My job, as I see it, is to do everything reasonably possible to ensure the health of our deterrent without testing, while also maintaining the ability to test if it is ever required. Integral to this, really central to this is that we maintain intellectual integrity of the system to report, to understand what we know and what we don't know about the aging and the reliability of our deterrents. We must ensure that we have the objective scientific processes in place to evaluate the data along with the absolute integrity to make what will in the end inevitably be a judgment by true experts on whether or not a test is required and whether a weapon is certifiable. I am optimistic, perhaps more optimistic than some, but we have our eyes wide open. We continue to look to improve our surveillance, improve our understanding, and improve our predictive capabilities.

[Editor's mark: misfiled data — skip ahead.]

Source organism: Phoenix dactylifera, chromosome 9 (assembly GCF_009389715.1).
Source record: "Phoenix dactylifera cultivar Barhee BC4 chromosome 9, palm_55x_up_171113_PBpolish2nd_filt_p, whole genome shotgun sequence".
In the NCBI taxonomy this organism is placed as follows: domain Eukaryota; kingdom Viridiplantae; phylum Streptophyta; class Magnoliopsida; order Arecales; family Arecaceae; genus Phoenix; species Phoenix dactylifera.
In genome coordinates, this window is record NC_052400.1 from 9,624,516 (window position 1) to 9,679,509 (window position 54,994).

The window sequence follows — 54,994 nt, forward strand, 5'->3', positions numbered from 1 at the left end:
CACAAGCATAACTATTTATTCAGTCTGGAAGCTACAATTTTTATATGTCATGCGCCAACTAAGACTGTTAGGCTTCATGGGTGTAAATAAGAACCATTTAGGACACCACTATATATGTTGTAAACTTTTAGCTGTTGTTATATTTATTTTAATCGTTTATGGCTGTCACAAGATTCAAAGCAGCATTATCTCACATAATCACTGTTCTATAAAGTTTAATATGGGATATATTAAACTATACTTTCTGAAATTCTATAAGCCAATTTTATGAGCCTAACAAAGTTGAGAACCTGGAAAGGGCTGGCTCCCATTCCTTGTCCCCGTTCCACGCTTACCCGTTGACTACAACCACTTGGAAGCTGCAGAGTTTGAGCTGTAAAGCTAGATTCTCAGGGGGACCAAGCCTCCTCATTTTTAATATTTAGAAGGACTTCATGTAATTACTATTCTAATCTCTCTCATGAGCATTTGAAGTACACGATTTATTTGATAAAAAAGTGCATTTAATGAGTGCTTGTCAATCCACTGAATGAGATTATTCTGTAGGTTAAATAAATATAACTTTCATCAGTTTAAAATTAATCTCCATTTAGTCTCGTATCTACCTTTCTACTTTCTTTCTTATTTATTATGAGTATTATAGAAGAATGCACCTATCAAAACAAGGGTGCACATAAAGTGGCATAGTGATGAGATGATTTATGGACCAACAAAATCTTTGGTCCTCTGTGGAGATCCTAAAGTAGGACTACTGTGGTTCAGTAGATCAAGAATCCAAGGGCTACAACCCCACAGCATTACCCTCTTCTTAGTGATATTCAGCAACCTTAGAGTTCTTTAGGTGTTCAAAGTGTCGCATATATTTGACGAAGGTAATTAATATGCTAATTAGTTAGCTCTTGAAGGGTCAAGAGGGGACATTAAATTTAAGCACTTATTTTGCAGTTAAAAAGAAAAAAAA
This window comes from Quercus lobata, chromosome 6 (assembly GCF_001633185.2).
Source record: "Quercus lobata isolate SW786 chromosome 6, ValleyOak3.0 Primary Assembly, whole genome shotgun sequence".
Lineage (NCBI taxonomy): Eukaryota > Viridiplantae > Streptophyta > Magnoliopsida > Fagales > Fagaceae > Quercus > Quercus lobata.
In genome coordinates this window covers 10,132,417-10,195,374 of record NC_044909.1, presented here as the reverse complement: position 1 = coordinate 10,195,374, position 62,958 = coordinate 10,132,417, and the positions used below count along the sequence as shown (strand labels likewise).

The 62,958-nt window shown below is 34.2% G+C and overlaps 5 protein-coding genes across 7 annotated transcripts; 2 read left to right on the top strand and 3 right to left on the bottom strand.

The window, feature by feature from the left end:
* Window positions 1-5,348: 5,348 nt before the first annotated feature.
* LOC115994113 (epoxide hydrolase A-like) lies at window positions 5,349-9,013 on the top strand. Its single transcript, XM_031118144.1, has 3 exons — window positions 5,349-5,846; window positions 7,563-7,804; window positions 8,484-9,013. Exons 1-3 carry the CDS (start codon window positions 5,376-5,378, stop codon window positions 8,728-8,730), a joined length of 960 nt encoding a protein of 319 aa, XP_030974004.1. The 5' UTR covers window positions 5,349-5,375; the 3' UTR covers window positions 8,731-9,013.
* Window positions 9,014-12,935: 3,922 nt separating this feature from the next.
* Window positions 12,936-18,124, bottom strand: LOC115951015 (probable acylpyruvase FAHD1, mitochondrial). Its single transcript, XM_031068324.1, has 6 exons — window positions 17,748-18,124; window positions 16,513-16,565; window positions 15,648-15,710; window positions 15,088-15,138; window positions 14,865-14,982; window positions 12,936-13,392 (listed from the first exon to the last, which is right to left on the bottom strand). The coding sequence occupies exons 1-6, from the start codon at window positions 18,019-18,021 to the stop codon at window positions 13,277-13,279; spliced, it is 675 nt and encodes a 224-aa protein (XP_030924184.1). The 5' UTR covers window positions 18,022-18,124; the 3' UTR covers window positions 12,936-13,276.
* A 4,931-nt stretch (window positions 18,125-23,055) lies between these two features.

Mr. Chairman, we have the right people to make those calls in place today, with the right skills and with that integrity. You will hear from them later this afternoon. I would add, Mr. Chairman, that NNSA is moving ahead and growing stronger and will be able to provide the requisite management and leadership to make this happen.

Mr. Chairman, that concludes my opening statement. I am prepared to take questions.

[The prepared statement of Gen. Gordon can be found in the Appendix on page 58.]

Mr. WELDON. Thank you, General, for your statement.

Mr. WELDON. Admiral, the floor is yours. We will also put your statement in the record.